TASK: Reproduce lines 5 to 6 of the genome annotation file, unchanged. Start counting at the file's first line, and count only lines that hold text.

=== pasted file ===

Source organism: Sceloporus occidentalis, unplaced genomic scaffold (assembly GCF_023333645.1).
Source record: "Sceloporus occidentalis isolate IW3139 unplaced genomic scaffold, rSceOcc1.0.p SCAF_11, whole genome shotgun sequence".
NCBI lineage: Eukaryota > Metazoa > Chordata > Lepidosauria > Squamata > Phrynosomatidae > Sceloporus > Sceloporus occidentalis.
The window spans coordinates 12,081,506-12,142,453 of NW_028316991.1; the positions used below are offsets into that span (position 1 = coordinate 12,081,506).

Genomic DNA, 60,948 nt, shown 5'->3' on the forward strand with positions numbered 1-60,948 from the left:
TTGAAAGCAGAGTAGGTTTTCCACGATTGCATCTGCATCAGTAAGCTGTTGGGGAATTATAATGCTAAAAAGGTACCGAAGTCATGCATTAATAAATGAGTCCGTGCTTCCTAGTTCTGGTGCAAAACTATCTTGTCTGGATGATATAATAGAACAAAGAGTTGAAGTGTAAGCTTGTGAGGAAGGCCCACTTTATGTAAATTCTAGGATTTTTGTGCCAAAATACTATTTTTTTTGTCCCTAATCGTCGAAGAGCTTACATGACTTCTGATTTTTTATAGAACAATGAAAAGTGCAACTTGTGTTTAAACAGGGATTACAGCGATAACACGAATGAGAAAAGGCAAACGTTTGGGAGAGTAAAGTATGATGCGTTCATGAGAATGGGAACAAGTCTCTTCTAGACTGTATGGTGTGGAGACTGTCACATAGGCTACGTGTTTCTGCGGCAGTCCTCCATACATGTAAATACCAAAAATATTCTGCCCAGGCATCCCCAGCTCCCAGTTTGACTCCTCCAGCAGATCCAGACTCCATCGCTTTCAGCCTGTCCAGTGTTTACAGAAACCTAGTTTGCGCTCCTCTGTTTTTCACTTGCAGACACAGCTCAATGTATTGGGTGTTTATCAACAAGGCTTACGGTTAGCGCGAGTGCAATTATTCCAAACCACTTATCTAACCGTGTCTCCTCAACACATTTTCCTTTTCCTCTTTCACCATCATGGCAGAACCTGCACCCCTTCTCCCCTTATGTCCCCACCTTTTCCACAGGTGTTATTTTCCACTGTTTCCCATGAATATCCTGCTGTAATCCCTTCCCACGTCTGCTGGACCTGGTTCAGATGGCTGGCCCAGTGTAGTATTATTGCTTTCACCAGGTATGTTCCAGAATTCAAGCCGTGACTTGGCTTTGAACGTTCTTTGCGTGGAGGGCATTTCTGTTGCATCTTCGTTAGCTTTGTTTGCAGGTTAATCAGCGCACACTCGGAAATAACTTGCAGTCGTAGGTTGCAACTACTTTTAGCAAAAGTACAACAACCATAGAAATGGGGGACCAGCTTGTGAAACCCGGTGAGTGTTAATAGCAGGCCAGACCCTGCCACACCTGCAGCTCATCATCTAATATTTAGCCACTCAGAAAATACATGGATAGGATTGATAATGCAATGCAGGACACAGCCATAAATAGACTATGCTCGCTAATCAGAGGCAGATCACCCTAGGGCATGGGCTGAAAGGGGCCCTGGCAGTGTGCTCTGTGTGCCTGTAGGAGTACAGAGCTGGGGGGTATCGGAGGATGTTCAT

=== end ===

Genomic DNA, 60,948 nt, shown 5'->3' on the forward strand with positions numbered 1-60,948 from the left:
TTGAAAGCAGAGTAGGTTTTCCACGATTGCATCTGCATCAGTAAGCTGTTGGGGAATTATAATGCTAAAAAGGTACCGAAGTCATGCATTAATAAATGAGTCCGTGCTTCCTAGTTCTGGTGCAAAACTATCTTGTCTGGATGATATAATAGAACAAAGAGTTGAAGTGTAAGCTTGTGAGGAAGGCCCACTTTATGTAAATTCTAGGATTTTTGTGCCAAAATACTATTTTTTTTGTCCCTAATCGTCGAAGAGCTTACATGACTTCTGATTTTTTATAGAACAATGAAAAGTGCAACTTGTGTTTAAACAGGGATTACAGCGATAACACGAATGAGAAAAGGCAAACGTTTGGGAGAGTAAAGTATGATGCGTTCATGAGAATGGGAACAAGTCTCTTCTAGACTGTATGGTGTGGAGACTGTCACATAGGCTACGTGTTTCTGCGGCAGTCCTCCATACATGTAAATACCAAAAATATTCTGCCCAGGCATCCCCAGCTCCCAGTTTGACTCCTCCAGCAGATCCAGACTCCATCGCTTTCAGCCTGTCCAGTGTTTACAGAAACCTAGTTTGCGCTCCTCTGTTTTTCACTTGCAGACACAGCTCAATGTATTGGGTGTTTATCAACAAGGCTTACGGTTAGCGCGAGTGCAATTATTCCAAACCACTTATCTAACCGTGTCTCCTCAACACATTTTCCTTTTCCTCTTTCACCATCATGGCAGAACCTGCACCCCTTCTCCCCTTATGTCCCCACCTTTTCCACAGGTGTTATTTTCCACTGTTTCCCATGAATATCCTGCTGTAATCCCTTCCCACGTCTGCTGGACCTGGTTCAGATGGCTGGCCCAGTGTAGTATTATTGCTTTCACCAGGTATGTTCCAGAATTCAAGCCGTGACTTGGCTTTGAACGTTCTTTGCGTGGAGGGCATTTCTGTTGCATCTTCGTTAGCTTTGTTTGCAGGTTAATCAGCGCACACTCGGAAATAACTTGCAGTCGTAGGTTGCAACTACTTTTAGCAAAAGTACAACAACCATAGAAATGGGGGACCAGCTTGTGAAACCCGGTGAGTGTTAATAGCAGGCCAGACCCTGCCACACCTGCAGCTCATCATCTAATATTTAGCCACTCAGAAAATACATGGATAGGATTGATAATGCAATGCAGGACACAGCCATAAATAGACTATGCTCGCTAATCAGAGGCAGATCACCCTAGGGCATGGGCTGAAAGGGGCCCTGGCAGTGTGCTCTGTGTGCCTGTAGGAGTACAGAGCTGGGGGGTATCGGAGGATGTTCAT